It was the perfect way to bring the story of modern day endurance racing’s greatest modern day dynasty: Audi Sport Team Joest, competing in their final race in the LMP1 category of the FIA World Endurance Championship, took a lights-to-flag victory and a 1-2 finish in the 6 Hours of Bahrain.
The well-documented connection between Audi and the Autobacs Super GT Series helped to power a great portion of Audi’s eighteen years of record-shattering excellence in the top levels of endurance racing. And that connection was in play as they took their 107th, and, for the forseeable future, their final win. Former GT500 champion Loïc Duval, former Suzuka 1000km winner Oliver Jarvis, along with Lucas di Grassi scored the victory in the #8 Audi R18 e-tron Quattro prototype.
Finishing second, the #7 Audi of Marcel Fässler, joined as he has been for the last seven seasons by two of Super GT’s greatest foreign drivers: Two-time GT500 champion André Lotterer, and 2008 GT500 champion Benoît Tréluyer.The #7 Audi of Lotterer, Tréluyer, and Fässler led for most of the first half of the race. But a full-course yellow period allowed the #8 crew to gamble on taking a pit stop during the interruption. From there, the #8 Audi assumed control of the rest of the race – and Di Grassi, last year’s Formula E vice-champion, set the fastest lap of the race to put it out of reach.
At the end of six hours, at the end of eighteen years and 187 races across every corner of the globe, Audi signed off with a victory that, given the circumstances, felt as big as a championship.
“It’s perfect to close the door the way we did it, winning the race for Audi Sport,” Duval said to Dailysportscar’s Stephen Kilbey after the race. “We showed everyone that we were competitive all year, this time it finally came together.” Duval was 2010 GT500 champion with Weider Dome Honda Racing.
“There was a lot of emotion, it would have been better to have been in the car at the end, as there were so many people in the garage crying. It means a lot, the feeling I have today is bigger than when I won the championship [in 2013].”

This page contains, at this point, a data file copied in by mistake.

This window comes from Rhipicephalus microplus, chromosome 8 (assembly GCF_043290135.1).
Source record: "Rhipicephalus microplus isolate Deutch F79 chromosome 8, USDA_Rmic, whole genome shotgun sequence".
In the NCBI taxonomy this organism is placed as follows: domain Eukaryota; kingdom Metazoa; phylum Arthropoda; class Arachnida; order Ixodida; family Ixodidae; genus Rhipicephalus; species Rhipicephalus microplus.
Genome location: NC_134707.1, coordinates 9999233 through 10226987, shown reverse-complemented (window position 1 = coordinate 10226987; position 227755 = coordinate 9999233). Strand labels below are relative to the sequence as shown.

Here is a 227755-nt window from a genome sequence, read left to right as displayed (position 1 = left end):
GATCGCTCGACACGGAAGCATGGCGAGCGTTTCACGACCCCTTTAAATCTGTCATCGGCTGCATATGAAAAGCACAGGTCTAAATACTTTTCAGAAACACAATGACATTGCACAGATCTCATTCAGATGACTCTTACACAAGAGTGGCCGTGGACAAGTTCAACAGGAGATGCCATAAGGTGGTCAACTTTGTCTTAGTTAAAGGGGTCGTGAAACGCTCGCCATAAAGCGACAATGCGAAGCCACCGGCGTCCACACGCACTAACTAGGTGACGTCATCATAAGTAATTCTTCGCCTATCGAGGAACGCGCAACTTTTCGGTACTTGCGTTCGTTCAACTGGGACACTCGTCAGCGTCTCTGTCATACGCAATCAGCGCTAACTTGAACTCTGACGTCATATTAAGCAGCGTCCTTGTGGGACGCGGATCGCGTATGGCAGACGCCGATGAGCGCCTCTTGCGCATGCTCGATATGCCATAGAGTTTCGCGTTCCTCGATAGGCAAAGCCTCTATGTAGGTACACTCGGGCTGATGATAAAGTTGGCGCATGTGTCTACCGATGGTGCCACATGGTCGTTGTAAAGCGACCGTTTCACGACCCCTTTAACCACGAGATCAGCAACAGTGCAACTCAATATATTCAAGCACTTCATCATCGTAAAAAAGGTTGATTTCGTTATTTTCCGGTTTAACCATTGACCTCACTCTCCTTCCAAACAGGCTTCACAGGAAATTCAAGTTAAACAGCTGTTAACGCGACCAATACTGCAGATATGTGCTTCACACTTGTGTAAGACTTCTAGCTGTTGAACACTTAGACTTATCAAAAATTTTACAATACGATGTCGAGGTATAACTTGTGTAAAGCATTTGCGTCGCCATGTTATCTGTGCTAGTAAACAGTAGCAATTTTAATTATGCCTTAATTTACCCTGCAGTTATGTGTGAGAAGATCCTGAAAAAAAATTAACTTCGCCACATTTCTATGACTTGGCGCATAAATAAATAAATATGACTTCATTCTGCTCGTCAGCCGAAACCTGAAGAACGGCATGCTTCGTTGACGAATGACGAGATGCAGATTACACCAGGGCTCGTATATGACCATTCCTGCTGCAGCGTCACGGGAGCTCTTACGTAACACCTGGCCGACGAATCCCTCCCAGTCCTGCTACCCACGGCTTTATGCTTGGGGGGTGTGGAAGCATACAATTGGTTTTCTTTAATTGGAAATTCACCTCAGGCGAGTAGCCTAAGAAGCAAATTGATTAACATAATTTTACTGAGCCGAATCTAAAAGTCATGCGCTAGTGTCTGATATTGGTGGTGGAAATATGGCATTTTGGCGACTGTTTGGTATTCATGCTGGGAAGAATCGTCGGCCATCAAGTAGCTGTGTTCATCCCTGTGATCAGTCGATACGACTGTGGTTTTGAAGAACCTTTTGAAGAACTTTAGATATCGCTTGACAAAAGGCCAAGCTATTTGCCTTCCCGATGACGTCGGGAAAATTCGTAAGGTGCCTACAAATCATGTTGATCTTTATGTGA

For Tréluyer, who retired from Super GT at the end of 2011 as the winningest foreign-born driver in GT500 history, this now looks to be the end of his storied career in the WEC. “Thanks to the WEC, I’ve had a really great life here and will miss it a lot. Now I will do something else and enjoy that too.”
“I enjoyed every lap, it was a really exciting race fighting with our brothers in the #8,” said Lotterer, a two-time champion with Lexus Team TOM’s in 2006 and in 2009. “It was important to finish first and second, it was the best sendoff we could give to Audi.”
There was also a great deal of emotion in the garage of their cousins at Porsche, and another great accomplishment for another distinguished Super GT alumni: Romain Dumas, who drove for Toyota Team SARD back in 2001, joined his Porsche co-drivers Marc Lieb and Neel Jani as 2016 World Endurance Drivers’ Champions.
The trio of Dumas, Lieb, and Jani won the 24 Hours of Le Mans earlier in the year, and all three men add their first World Endurance Drivers’ Championships to their already-impressive CVs. They finish the season with two victories at Silverstone and Le Mans, and a 100 percent finishing record.
There was also an emotional farewell to be had in the Porsche camp as well, with Mark Webber completing his last race as a professional racing driver, joining the Audis on the podium in Bahrain as he finished third overall with his co-drivers, Timo Bernhard and Brendan Hartley.
Former GT300 race winner Alexandre Imperatori took the win in the LMP1 Privateer sub-class for the #13 Rebellion Racing R-One (with Matheo Tuscher and Dominik Kraihamer), their final race in the privateer ranks of the top division before they move down to LMP2 in 2017.
And LMP2 will be much different next year as well, with Nissan powering the winning #26 G-Drive Racing Oreca 05 (Alex Brundle, René Rast, & Roman Rusinov) to the 37th and final victory for a Nissan-engined LMP2 car in the WEC. Next year, Gibson Technologies (formerly Zytek) will supply the spec engine for LMP2.
We leave with one final quote from Lotterer, about his team – the team of himself, Fässler, Tréluyer, and former race engineer Leena Gade – but a quote that can be applied to the whole of Audi’s incredible run at the top.
“I can’t describe in words what we have as a team. Since day one we had fun and have enjoyed every moment together, we are so lucky to have a dream team and live the dream together. It’s sad, but at the same time I’m thankful that it happened.”
“This will never be forgotten.”